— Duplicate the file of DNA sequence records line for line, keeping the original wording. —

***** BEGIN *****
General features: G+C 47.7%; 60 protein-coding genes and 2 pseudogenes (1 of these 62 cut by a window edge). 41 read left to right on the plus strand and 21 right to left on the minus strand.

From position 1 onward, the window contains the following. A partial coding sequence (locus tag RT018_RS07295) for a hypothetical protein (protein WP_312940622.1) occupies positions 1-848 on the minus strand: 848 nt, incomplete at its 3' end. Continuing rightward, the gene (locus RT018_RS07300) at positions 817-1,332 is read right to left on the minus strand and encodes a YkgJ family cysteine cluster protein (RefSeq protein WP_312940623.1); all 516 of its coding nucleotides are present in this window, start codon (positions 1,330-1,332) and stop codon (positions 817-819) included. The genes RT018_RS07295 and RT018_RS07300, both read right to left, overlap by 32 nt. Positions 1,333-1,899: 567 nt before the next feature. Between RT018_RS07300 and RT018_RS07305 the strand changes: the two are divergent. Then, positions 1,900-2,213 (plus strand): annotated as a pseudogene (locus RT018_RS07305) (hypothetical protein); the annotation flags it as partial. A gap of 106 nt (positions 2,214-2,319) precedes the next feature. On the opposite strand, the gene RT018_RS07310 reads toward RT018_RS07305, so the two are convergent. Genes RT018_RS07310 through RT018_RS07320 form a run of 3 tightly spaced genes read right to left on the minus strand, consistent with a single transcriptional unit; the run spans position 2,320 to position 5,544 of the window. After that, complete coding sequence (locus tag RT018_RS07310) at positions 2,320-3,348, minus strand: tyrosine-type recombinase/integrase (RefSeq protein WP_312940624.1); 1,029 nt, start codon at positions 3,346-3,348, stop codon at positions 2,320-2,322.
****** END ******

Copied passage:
General features: G+C 47.7%; 60 protein-coding genes and 2 pseudogenes (1 of these 62 cut by a window edge). 41 read left to right on the plus strand and 21 right to left on the minus strand.

From position 1 onward, the window contains the following. A partial coding sequence (locus tag RT018_RS07295) for a hypothetical protein (protein WP_312940622.1) occupies positions 1-848 on the minus strand: 848 nt, incomplete at its 3' end. Continuing rightward, the gene (locus RT018_RS07300) at positions 817-1,332 is read right to left on the minus strand and encodes a YkgJ family cysteine cluster protein (RefSeq protein WP_312940623.1); all 516 of its coding nucleotides are present in this window, start codon (positions 1,330-1,332) and stop codon (positions 817-819) included. The genes RT018_RS07295 and RT018_RS07300, both read right to left, overlap by 32 nt. Positions 1,333-1,899: 567 nt before the next feature. Between RT018_RS07300 and RT018_RS07305 the strand changes: the two are divergent. Then, positions 1,900-2,213 (plus strand): annotated as a pseudogene (locus RT018_RS07305) (hypothetical protein); the annotation flags it as partial. A gap of 106 nt (positions 2,214-2,319) precedes the next feature. On the opposite strand, the gene RT018_RS07310 reads toward RT018_RS07305, so the two are convergent. Genes RT018_RS07310 through RT018_RS07320 form a run of 3 tightly spaced genes read right to left on the minus strand, consistent with a single transcriptional unit; the run spans position 2,320 to position 5,544 of the window. After that, complete coding sequence (locus tag RT018_RS07310) at positions 2,320-3,348, minus strand: tyrosine-type recombinase/integrase (RefSeq protein WP_312940624.1); 1,029 nt, start codon at positions 3,346-3,348, stop codon at positions 2,320-2,322.